611 – Subject Added Entry – Meeting Name
630 - Subject Added Entry - Uniform Title
650 - Subject Added Entry - Topical Term
651 - Subject Added Entry - Geographic Name
655 Index Term - Genre/Form
658 Index Term - Curriculum Objective
69X - Local Subject Access Fields



III. Sample Task Subject Authority:



Sample from Access PA
Holes by Louis Sachar

001 zaccp2 b15842794
005 19971121142132.3
008 000519s2000 nyu j 000 1 eng
010 |z00138616
020 0440414806 :|c$11.64
040 IJPBB|cIJPBB|dIJPBB
050 4 PZ7.S1185|bHo 2000
082 14 Fic|221
092 FIC SAC
100 1 Sachar, Louis,|d1954-
245 10 Holes /|cLouis Sachar.
250 1st ed.
260 New York :|bDell Yearling,|cc2000.
300 233 p. ;|c20 cm.
500 "A Yearling book."
520 As further evidence of his family's bad fortune which they
attribute to a curse on a distant relative, Stanley
Yelnats is sent to a hellish correctional camp in the
Texas desert where he finds his first real friend, a
treasure, and a new sense of himself.
650 0 Juvenile delinquency|xFiction
650 0 Homeless persons|xFiction
650 0 Friendship|xFiction
650 0 Buried treasure|xFiction
650 1 Juvenile delinquency|xFiction.
650 1 Homeless persons|xFiction.
650 1 Friendship|xFiction.
650 1 Buried treasure|xFiction

Sample from CatExpress
Harley-Davidson memories by Bob Tyson

010 2010049038
040 DLC $c DLC $d IG# $d BDX
020 9781596527676 (pbk.)
020 1596527676 (pbk.)
020 9781596529939
020 1596529938
043 n-us---
050 00 TL448.H3 $b T97 2010
082 00 629.227/509 $2 22
090 $b
049 MAIN
100 1 Tyson, Bob.
245 10 Harley-Davidson memories : $b the golden age of motorcycling / $c Bob Tyson.
260 New York, NY : $b Trade Paper Press, $c c2010.
300 173 p. : $b ill. ; $c 23 cm.
505 0 Survival of the fittest -- Things to do, places to go! -- Polo anyone? -- The good old days -- Mail order motorcycling.
650 0 Harley-Davidson motorcycle $x History.
610 20 Harley-Davidson Incorporated $x History.
600 30 Davidson family $x History.
938 Ingram $b INGR $n 9781596527676
938 Brodart $b BROD $n 12430455 $c $$19.95

IV. Print and Online Resources:


Library of Congress Authority Headings - Search for authorized headings and download authority records in MARC format

MARC 21 Format for Authority Data - This online publication provides access to both the full and concise versions of the MARC 21 Format for Authority Data. The "full" authority format contains detailed descriptions of every data element, along with examples, input conventions, and history sections. The "concise" authority format contains abridged descriptions of every data element, along with examples. The full and concise versions are identified in the header of each field description.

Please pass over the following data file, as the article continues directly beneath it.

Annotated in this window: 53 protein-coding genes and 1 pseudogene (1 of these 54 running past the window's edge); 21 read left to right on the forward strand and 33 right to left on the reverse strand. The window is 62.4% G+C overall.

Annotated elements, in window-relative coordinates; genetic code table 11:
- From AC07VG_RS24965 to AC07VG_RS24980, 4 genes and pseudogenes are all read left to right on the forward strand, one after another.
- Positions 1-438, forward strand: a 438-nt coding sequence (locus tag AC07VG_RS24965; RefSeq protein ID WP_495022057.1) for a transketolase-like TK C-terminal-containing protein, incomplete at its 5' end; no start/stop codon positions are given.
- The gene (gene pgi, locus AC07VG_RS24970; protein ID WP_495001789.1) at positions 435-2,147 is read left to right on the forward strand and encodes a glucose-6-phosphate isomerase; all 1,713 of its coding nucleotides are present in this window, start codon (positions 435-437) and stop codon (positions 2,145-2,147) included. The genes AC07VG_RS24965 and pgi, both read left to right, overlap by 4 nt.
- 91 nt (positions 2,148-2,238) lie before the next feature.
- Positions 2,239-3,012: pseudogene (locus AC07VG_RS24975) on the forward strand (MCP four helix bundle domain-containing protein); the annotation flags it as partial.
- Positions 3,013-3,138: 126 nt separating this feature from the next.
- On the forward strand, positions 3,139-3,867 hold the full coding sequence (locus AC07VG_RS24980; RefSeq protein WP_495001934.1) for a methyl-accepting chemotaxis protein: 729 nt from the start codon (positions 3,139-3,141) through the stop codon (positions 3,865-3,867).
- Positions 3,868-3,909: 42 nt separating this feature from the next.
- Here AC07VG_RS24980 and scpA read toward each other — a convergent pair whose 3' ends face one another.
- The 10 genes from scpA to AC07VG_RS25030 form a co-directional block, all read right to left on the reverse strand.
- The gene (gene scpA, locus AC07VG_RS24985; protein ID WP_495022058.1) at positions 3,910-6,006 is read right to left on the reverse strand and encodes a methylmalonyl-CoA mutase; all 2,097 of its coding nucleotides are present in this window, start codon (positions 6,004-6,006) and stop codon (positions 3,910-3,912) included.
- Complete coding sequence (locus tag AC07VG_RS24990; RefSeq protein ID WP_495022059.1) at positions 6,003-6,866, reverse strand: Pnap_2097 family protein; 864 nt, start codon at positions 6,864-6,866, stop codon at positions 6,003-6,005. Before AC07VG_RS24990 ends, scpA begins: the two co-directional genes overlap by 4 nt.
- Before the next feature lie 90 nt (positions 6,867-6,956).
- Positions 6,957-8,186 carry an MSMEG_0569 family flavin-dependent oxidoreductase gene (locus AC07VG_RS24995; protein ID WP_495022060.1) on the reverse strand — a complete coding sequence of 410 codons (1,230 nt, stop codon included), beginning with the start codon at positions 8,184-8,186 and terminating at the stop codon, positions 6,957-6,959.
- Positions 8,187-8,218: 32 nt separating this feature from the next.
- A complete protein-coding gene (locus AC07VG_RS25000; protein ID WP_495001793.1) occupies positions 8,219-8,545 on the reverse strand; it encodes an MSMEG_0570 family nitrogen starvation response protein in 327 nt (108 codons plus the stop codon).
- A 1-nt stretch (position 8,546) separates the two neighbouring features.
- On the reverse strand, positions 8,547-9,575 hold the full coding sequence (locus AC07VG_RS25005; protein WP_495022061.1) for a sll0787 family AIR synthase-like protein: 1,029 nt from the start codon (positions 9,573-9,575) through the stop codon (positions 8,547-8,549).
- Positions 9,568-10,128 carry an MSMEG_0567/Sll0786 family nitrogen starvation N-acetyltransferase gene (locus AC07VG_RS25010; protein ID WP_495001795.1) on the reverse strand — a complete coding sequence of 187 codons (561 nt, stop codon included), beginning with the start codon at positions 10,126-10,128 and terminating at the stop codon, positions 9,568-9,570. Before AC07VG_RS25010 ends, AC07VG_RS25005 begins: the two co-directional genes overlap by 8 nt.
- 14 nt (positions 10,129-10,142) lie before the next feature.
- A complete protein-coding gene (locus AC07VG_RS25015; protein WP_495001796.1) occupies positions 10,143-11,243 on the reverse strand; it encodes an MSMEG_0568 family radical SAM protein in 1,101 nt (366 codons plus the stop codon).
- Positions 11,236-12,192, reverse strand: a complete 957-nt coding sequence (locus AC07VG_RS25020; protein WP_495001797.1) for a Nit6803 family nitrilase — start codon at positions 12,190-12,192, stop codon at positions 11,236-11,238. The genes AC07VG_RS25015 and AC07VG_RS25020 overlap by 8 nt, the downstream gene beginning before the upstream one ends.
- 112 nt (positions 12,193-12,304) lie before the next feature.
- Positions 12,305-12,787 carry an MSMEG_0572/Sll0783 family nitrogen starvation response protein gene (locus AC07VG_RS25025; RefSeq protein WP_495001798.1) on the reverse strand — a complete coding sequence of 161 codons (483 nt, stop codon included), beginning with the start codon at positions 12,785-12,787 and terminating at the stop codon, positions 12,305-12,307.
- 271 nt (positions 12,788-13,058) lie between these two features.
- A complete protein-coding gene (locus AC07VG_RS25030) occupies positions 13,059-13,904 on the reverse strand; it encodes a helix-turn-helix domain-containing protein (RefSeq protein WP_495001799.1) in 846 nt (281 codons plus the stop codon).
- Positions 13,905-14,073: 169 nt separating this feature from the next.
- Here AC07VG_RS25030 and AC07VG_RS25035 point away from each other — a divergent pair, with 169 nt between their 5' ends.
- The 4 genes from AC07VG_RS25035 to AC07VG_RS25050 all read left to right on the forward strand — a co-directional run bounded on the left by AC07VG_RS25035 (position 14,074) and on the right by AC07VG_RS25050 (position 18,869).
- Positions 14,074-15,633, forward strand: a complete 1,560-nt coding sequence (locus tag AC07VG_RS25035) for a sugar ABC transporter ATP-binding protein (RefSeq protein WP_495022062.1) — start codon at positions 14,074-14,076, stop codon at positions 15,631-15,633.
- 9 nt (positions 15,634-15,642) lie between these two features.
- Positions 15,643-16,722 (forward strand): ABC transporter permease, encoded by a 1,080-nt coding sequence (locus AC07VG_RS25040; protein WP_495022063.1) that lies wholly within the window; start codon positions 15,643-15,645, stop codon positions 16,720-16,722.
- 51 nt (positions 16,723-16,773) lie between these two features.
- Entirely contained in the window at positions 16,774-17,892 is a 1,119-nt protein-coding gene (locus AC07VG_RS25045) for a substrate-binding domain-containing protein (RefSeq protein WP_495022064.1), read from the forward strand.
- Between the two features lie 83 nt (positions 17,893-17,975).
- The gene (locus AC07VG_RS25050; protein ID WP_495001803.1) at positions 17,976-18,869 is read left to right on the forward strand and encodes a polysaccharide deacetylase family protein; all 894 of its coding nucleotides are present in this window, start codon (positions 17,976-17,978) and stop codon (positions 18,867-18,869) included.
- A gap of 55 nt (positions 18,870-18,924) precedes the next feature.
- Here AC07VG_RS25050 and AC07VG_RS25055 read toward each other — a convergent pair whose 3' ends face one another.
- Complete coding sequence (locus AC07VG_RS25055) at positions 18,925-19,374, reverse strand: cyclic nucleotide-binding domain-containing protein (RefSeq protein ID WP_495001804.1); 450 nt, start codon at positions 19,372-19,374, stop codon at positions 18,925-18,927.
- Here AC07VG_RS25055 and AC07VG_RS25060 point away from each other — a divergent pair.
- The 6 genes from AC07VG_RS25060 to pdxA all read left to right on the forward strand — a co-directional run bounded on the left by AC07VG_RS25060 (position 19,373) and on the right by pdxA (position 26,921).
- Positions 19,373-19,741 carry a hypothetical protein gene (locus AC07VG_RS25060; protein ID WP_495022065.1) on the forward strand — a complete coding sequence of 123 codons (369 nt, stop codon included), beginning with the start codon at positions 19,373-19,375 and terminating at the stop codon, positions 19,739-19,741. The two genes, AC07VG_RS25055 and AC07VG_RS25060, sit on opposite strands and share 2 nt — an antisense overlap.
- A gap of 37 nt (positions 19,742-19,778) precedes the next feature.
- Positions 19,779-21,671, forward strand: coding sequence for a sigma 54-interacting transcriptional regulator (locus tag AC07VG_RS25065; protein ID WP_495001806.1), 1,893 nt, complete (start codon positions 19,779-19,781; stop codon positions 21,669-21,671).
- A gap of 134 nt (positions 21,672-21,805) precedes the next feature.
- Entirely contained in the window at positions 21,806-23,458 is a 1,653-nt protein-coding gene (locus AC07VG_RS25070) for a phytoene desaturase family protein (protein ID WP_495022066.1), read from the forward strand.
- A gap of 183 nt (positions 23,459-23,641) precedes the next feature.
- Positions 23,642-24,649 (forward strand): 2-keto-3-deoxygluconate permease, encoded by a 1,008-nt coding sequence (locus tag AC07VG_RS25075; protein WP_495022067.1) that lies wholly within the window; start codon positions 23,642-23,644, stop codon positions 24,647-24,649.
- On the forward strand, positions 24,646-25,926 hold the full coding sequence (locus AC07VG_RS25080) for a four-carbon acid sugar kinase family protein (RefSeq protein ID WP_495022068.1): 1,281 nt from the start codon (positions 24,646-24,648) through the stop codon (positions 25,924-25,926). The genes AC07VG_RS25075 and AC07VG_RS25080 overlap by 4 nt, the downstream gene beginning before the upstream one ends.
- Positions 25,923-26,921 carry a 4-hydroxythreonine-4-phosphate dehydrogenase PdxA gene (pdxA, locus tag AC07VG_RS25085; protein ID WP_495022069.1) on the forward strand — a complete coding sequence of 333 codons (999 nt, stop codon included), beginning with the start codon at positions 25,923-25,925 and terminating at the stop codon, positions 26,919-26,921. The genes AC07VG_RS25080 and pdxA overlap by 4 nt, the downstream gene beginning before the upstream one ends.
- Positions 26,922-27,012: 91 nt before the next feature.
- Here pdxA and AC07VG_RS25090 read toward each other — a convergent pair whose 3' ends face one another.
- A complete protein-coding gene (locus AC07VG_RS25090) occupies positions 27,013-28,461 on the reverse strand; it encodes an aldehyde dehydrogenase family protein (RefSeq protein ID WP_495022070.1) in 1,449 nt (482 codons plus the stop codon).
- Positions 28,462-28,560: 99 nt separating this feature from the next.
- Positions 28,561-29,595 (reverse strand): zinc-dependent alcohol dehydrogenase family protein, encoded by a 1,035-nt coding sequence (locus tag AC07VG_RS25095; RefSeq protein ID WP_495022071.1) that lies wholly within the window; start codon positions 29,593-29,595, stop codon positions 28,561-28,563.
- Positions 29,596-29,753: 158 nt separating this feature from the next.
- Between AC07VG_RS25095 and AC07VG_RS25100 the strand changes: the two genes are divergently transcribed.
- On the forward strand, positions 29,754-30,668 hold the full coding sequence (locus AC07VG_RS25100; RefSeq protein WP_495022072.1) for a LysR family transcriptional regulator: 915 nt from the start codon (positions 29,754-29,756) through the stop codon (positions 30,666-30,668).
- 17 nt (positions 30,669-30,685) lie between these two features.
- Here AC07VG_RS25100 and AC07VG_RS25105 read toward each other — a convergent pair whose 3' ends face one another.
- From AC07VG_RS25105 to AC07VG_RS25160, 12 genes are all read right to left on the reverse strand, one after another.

V. Annotated Bibliography

Lowell, Kay E. “Authority Control and Kids’ Cataloging.” Cataloging Correctly for Kids: An Introduction to the Tools. Eds. Sheila S. Intner, Joanna F. Fountain, and Jean Weihs. 5th ed. Chicago: American Library Assn., 2011. 105 – 113. Print.
Lowell’s chapter defines authority control and explains the importance of it in, especially in a children’s catalog. Lowell also outlines the decisions that need to be made in order to establish authority control and provides resources for accessing authority files. The chapter ends with suggestions on maintaining the records.

Miller, Joseph. “Sears List of Subject Headings.” Cataloging Correctly for Kids: An Introduction to the Tools. Eds. Sheila S. Intner, Joanna F. Fountain, and Jean Weihs. 5th ed. Chicago: American Library Assn., 2011. 129 – 133. Print.
Miller concisely describes the Sears List including the history of it, its benefits for school libraries, and the differences between the Sears list and Library of Congress Subject Headings. This article provides a quick introduction to the Sears list and justifies its use in school libraries.

Goliff, Nancy. “Authority Control in a School Library.” Arkansas Libraries 66.3 (2009): 13-16. Library Literature & Information Science. Web. 24 April 2012.
The article explains some of the important reasons for authority control and some of the errors to check for when maintaining accurate records.

Piepenburg, Scott. Easy MARC. 5th ed. San Jose, CA: F&W Associates, 2007.
Piepenburgh writes a MARC manual that summarizes the important tags and subfields for librarians in the elementary and secondary settings.

"Tag of the Month." Follett Software Company. Web. 26 Apr. 2012. <www.follettsoftware.com/tagofthemonth.cfm>.
Tag of the Month is a online resource for librarians supported by Follett. It provides MARC bibliographic records and provides cataloging insight for librarians.

Weihs, Jean, and Sheila Intner. Beginning Cataloging. Santa Barbara: Libraries Unlimited, 2009.
Weihs and Intner provides a insightful outline on cataloging in a library and provides detail examples of MARC records using different authorities. The textbook provides an excellent resource for students entering the field of library science.